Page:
Am I the only mother who is aghast at parents who live vicariously in their kids “achievements” when they put their child’s life at risk?

The latest was the 13 year old who climbed Mt. Everest:

“It’s something I’ve always wanted to do before I die – I just happen to be doing it at this age. I happen to be going for a world record. But I just want to climb it,” Jordan told the AFP news agency ahead of his Everest attempt.

Luckily, he did not die; the dirty little secret is that ten percent of those who climb Mt. Everest die, often on the way down, when they are fatigued and make a minor error.

His mother shrugged at those concerned about her boy’s safety, saying he was with his father. So that makes it safe? And what about the three Sherpas who accompanied them? Nah, no glory for them, just making a living so their families can eat.

This kid is trying to do the “scale all the highest mountains of the world” goal at the youngest age in order for his parents to revel in his “glory”.

Other publicity stunts include several teens who “sailed around the world solo”; luckily the Dutch government intervened in the case of one 14 year old girl whose trip was promoted by her father (mom objected, but they were divorced). When stopped, she promptly “ran away from home” (using whose money for a plane ticket?)

Sailing Magazine sardonically writes about these kids and other such stunts:

Loonies looking to get into Guinness World Records by sailing a 5-foot dinghy across the Atlantic or windsurfing across the Pacific or jet-skiing around Cape Horn espouse lofty ideals of freedom and challenge and courage. In the end, however, they’re looking for a fast buck from a book or a few moments on “Good Morning America.” If they survive.

So when you hear about such stunts, one has to ask: where are the parents?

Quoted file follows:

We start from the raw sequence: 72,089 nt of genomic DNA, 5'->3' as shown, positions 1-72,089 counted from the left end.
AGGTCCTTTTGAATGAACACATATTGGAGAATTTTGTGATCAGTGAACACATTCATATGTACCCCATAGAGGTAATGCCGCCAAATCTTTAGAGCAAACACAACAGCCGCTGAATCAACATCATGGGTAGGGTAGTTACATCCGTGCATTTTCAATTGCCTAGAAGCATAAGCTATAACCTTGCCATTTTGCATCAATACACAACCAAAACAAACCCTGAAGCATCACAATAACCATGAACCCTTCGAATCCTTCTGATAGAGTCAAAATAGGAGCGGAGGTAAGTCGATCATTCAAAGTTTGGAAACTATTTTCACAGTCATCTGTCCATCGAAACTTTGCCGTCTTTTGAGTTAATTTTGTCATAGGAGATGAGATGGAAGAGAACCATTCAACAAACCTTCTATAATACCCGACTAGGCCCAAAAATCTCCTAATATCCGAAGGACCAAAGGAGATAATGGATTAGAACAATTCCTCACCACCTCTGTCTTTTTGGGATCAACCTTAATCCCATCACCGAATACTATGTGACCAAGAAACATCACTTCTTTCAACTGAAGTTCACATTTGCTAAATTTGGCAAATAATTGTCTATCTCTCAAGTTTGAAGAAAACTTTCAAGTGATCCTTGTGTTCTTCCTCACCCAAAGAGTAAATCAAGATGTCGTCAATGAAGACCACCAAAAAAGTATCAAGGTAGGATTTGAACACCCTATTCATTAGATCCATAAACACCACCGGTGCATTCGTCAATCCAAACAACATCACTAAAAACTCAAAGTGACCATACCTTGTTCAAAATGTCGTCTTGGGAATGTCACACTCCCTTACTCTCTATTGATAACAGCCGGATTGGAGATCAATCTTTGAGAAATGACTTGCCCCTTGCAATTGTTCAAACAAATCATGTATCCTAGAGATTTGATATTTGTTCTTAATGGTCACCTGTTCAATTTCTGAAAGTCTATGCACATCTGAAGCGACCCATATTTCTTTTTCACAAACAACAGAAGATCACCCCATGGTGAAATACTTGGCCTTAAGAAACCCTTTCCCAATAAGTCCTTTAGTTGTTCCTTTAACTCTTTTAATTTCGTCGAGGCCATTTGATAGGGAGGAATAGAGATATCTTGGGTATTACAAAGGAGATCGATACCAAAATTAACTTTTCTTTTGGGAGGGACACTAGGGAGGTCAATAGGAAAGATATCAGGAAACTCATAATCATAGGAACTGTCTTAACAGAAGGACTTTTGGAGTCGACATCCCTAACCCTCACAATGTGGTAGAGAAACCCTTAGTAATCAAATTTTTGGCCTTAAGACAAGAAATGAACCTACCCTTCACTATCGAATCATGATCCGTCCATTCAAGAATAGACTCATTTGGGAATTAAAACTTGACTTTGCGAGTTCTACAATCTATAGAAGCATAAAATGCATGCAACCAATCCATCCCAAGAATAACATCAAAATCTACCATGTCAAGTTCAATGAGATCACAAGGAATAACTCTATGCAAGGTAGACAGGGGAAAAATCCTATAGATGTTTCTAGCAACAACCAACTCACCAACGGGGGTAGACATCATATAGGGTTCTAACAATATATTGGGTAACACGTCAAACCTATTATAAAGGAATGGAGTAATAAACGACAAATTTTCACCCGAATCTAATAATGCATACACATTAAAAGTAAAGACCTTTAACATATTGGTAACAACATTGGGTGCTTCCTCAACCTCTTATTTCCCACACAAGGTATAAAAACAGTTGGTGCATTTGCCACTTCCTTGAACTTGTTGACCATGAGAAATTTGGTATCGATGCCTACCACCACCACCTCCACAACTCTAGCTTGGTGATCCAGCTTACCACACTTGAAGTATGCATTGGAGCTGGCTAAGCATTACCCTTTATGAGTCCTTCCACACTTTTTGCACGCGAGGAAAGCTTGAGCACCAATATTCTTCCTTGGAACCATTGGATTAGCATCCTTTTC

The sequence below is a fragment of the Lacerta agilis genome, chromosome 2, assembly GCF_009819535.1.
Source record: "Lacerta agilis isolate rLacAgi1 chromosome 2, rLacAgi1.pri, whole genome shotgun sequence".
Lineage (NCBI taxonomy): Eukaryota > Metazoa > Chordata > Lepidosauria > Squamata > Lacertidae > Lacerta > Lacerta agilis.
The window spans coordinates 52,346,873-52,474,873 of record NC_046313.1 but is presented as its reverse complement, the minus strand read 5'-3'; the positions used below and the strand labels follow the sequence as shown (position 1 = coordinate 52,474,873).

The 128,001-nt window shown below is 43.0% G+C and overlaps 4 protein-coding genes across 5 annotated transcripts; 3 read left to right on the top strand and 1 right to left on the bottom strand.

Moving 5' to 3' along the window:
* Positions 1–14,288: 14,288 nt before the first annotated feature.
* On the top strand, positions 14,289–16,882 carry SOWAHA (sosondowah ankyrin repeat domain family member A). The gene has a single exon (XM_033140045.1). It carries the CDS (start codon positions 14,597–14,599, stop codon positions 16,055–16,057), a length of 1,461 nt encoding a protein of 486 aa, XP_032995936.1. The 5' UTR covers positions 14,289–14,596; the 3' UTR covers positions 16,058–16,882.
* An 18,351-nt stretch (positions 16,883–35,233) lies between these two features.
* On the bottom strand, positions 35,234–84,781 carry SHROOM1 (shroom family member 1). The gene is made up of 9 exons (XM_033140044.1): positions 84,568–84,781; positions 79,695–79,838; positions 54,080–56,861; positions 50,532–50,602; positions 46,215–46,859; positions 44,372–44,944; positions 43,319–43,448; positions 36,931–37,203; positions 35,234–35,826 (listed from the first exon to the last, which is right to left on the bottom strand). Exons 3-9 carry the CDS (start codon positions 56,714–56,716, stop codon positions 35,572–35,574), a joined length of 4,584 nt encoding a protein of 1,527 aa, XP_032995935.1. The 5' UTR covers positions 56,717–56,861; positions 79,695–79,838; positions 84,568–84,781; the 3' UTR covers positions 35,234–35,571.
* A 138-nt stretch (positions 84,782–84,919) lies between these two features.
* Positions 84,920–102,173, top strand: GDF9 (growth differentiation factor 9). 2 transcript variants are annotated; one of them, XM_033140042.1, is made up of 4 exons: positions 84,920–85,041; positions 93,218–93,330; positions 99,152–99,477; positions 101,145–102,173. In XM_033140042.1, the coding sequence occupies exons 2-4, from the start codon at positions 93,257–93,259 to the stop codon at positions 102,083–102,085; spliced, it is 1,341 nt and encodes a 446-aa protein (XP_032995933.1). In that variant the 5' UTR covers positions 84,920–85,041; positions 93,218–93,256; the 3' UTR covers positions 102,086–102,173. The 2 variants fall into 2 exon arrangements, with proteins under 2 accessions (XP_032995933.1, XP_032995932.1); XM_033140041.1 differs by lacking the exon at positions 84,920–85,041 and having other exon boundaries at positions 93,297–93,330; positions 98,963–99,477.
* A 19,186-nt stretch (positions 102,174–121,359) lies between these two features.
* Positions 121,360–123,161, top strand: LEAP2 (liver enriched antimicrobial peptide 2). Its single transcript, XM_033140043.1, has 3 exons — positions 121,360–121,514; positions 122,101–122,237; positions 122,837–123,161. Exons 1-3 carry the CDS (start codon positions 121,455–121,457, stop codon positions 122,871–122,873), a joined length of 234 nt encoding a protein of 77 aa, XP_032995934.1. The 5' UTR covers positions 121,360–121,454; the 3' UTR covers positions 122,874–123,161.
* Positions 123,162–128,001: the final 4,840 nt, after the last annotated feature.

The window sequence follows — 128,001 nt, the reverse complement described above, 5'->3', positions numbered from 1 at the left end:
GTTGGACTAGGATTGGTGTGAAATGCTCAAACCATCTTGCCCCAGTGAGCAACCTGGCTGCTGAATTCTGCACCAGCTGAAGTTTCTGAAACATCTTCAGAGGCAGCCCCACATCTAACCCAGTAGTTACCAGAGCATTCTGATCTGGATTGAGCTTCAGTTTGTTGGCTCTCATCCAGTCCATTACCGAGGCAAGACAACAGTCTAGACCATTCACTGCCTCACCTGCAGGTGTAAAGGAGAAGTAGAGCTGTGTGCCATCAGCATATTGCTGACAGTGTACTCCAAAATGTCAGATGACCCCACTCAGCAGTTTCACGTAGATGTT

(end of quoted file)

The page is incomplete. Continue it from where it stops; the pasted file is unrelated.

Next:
Why do they not only encourage their child to put his life in danger, but pay the bill? These are expensive trips. The excuse is that the kid “wants to do” this, but kids “want” to do a lot of things, and we don’t let them do them.

Finally,  if they get into trouble, who is paying the bill of those who risk their lives to rescue the foolhardy kid?

One reason that it is so dangerous is that young teenagers have no concept of dying. That is why young teens are often recruited as child soldiers or suicide bombers.

One of these days one of these kids is going to die, and then what good will headlines do?

Oh, that already has happened...

Jessica Whitney Dubroff (May 5, 1988 – April 11, 1996) was a 7-year-old pilot trainee who was attempting to become the youngest person to fly an airplane across the United States when, 24 hours into her attempt, her general aviation aircraft crashed after takeoff from Cheyenne Regional Airport in Cheyenne, Wyoming.[1]…

The National Transportation Safety Board investigation concluded that the accident was caused by Reid’s “improper decision to take off into deteriorating weather conditions….contributing to the pilot in command’s decision to take off was a desire to adhere to an overly ambitious itinerary, in part, because of media commitments.”

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